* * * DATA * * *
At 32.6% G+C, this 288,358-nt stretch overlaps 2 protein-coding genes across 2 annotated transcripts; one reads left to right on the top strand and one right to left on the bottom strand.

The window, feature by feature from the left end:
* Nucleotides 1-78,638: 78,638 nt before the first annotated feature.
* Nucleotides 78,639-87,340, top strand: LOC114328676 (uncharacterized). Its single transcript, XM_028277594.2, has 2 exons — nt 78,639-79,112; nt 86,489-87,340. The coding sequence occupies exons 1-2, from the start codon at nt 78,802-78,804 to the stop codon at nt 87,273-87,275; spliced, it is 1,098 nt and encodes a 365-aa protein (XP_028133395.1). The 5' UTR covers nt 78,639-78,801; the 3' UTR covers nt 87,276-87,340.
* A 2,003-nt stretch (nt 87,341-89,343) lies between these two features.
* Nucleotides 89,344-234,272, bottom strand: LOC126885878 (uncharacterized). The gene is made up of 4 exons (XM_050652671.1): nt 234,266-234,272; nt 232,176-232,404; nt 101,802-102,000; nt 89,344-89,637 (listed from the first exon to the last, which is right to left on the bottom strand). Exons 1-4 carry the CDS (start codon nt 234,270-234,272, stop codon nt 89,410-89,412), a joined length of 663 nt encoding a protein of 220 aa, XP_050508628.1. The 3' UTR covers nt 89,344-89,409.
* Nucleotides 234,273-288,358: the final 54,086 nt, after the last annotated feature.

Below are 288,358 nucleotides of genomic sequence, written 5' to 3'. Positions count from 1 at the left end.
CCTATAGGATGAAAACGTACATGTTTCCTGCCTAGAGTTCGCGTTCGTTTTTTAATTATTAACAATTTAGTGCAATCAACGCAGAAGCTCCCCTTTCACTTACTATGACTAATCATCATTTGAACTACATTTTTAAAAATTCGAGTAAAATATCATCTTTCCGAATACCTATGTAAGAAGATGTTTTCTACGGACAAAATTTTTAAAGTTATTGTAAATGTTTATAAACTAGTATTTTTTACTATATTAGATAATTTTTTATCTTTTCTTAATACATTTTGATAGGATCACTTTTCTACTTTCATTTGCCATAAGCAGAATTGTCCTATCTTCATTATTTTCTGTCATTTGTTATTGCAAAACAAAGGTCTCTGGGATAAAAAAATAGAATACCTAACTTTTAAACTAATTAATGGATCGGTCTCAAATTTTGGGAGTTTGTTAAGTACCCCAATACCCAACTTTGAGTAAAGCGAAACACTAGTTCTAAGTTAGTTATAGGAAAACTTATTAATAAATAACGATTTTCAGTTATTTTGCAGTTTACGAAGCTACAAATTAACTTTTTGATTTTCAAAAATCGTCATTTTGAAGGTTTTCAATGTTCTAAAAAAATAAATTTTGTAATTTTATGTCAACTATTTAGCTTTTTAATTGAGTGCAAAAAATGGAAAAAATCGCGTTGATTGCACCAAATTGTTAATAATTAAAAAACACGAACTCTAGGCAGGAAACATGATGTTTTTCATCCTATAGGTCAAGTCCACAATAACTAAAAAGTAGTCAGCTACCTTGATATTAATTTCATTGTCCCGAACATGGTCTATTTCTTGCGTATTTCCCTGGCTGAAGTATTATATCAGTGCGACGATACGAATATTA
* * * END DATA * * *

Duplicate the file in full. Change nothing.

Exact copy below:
At 32.6% G+C, this 288,358-nt stretch overlaps 2 protein-coding genes across 2 annotated transcripts; one reads left to right on the top strand and one right to left on the bottom strand.

The window, feature by feature from the left end:
* Nucleotides 1-78,638: 78,638 nt before the first annotated feature.
* Nucleotides 78,639-87,340, top strand: LOC114328676 (uncharacterized). Its single transcript, XM_028277594.2, has 2 exons — nt 78,639-79,112; nt 86,489-87,340. The coding sequence occupies exons 1-2, from the start codon at nt 78,802-78,804 to the stop codon at nt 87,273-87,275; spliced, it is 1,098 nt and encodes a 365-aa protein (XP_028133395.1). The 5' UTR covers nt 78,639-78,801; the 3' UTR covers nt 87,276-87,340.
* A 2,003-nt stretch (nt 87,341-89,343) lies between these two features.
* Nucleotides 89,344-234,272, bottom strand: LOC126885878 (uncharacterized). The gene is made up of 4 exons (XM_050652671.1): nt 234,266-234,272; nt 232,176-232,404; nt 101,802-102,000; nt 89,344-89,637 (listed from the first exon to the last, which is right to left on the bottom strand). Exons 1-4 carry the CDS (start codon nt 234,270-234,272, stop codon nt 89,410-89,412), a joined length of 663 nt encoding a protein of 220 aa, XP_050508628.1. The 3' UTR covers nt 89,344-89,409.
* Nucleotides 234,273-288,358: the final 54,086 nt, after the last annotated feature.

Below are 288,358 nucleotides of genomic sequence, written 5' to 3'. Positions count from 1 at the left end.
CCTATAGGATGAAAACGTACATGTTTCCTGCCTAGAGTTCGCGTTCGTTTTTTAATTATTAACAATTTAGTGCAATCAACGCAGAAGCTCCCCTTTCACTTACTATGACTAATCATCATTTGAACTACATTTTTAAAAATTCGAGTAAAATATCATCTTTCCGAATACCTATGTAAGAAGATGTTTTCTACGGACAAAATTTTTAAAGTTATTGTAAATGTTTATAAACTAGTATTTTTTACTATATTAGATAATTTTTTATCTTTTCTTAATACATTTTGATAGGATCACTTTTCTACTTTCATTTGCCATAAGCAGAATTGTCCTATCTTCATTATTTTCTGTCATTTGTTATTGCAAAACAAAGGTCTCTGGGATAAAAAAATAGAATACCTAACTTTTAAACTAATTAATGGATCGGTCTCAAATTTTGGGAGTTTGTTAAGTACCCCAATACCCAACTTTGAGTAAAGCGAAACACTAGTTCTAAGTTAGTTATAGGAAAACTTATTAATAAATAACGATTTTCAGTTATTTTGCAGTTTACGAAGCTACAAATTAACTTTTTGATTTTCAAAAATCGTCATTTTGAAGGTTTTCAATGTTCTAAAAAAATAAATTTTGTAATTTTATGTCAACTATTTAGCTTTTTAATTGAGTGCAAAAAATGGAAAAAATCGCGTTGATTGCACCAAATTGTTAATAATTAAAAAACACGAACTCTAGGCAGGAAACATGATGTTTTTCATCCTATAGGTCAAGTCCACAATAACTAAAAAGTAGTCAGCTACCTTGATATTAATTTCATTGTCCCGAACATGGTCTATTTCTTGCGTATTTCCCTGGCTGAAGTATTATATCAGTGCGACGATACGAATATTA